For all the concern over authoritarianism’s advance, the competence of governance may be what determines the next chapter in the struggle between democracy and dictatorship.
Volume 31, Issue 3
Liberal democracy has drawn its share of false indictments. But like any form of government, it has genuine weaknesses that can at best be managed. How well liberals navigate these inherent tensions may help determine the future of freedom.
President Xi Jinping and the Chinese Communist Party are taking advantage of the coronavirus pandemic to seize new ground and promote China’s global influence. But their assertive, strong-arm tactics are born from fear and restless insecurity.
His regime has hung onto power despite setbacks that would have toppled most democratic governments. Beside pure repression, Maduro has developed new autocratic tools that have kept Venezuela’s authoritarian state afloat.
The Islamic Republic is in a volatile, even prerevolutionary situation, hammered by foreign opposition and sanctions from the outside, and the disillusionment and discontent of its own people from within. But a catalyst needs to appear.
In the decade leading up to the covid-19 pandemic, nonviolent civil resistance grew more popular than ever—but its effectiveness had already started to plummet. The future of nonviolent resistance may depend on movements’ ability to move beyond mass protests toward exploring alternative tactics and developing smarter, longer-term strategies.
No country in the world is more intensely targeted by Beijing’s influence operations than Taiwan. The lead-up to the January 2020 elections saw China putting a full-court press on the island, but Taiwanese democracy broke it.
Although South Korea is praised for its success at fighting covid-19, the triumph came at a cost to rights and privacy, and is drawing attention away from a larger drift toward illiberalism and bitterly factionalized politics.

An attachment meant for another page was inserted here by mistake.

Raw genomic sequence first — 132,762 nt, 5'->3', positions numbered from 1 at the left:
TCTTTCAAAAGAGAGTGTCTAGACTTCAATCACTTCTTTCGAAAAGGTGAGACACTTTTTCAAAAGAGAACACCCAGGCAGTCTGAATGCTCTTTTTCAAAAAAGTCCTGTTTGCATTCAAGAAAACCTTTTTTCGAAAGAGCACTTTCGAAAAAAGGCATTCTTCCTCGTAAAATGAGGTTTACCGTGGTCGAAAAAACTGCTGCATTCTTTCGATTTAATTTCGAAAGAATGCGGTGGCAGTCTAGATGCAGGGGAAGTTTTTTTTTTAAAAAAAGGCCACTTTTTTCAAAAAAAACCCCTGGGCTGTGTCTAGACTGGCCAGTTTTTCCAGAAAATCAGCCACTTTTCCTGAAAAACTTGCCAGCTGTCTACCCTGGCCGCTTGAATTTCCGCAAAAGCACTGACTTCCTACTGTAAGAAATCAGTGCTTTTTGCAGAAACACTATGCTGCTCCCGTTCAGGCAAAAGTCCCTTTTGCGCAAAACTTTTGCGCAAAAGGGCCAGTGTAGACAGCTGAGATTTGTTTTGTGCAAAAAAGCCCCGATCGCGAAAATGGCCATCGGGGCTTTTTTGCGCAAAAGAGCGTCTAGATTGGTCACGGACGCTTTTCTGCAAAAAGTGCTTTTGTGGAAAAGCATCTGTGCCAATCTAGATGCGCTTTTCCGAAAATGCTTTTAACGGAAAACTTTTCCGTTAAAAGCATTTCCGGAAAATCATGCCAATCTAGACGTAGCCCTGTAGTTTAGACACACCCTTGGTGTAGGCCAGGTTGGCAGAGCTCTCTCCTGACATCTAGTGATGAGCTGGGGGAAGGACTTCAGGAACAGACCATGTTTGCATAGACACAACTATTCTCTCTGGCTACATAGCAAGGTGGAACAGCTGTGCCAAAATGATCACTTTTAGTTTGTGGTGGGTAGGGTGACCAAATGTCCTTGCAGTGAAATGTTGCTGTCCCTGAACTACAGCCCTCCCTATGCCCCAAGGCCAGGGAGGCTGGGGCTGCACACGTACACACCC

The illiberal credo prominent in Russia’s foreign policy is more than just a clever political ploy. Rather, this outlook reflects the traumatic experience of the 1990s, and it is stoked by young political thinkers, the Russian Orthodox Church, and the Kremlin itself.
Evo Morales lost the presidency in November 2019 due not to a coup, but to a citizen revolt. After his controversial bid for a fourth consecutive term, the opposition mobilized against him and his regime disintegrated.
Social Media Disruption
The encrypted messaging service WhatsApp has become an increasingly important tool for “fake news” in Nigeria, while weakening government control of information and broadening opportunities for political participation.
In Latin America, greater exposure to social media—and the digital misinformation that comes with it—seems to be bolstering prodemocratic attitudes even as it fuels public distrust in democratic institutions.
A review of MBS: The Rise to Power of Mohammed bin Salman, by Ben Hubbard.
Remarks on China from Deputy U.S. National Security Advisor Matt Pottinger; joint statement by David Kaye, Harlem Désir, and Edison Lanza on protecting the free flow of information during the covid-19 pandemic; open letter by Indian academic and Dalit-rights activist Anand Teltumbde; reflections from Joshua Wong on the future of Hong Kong’s prodemocracy movement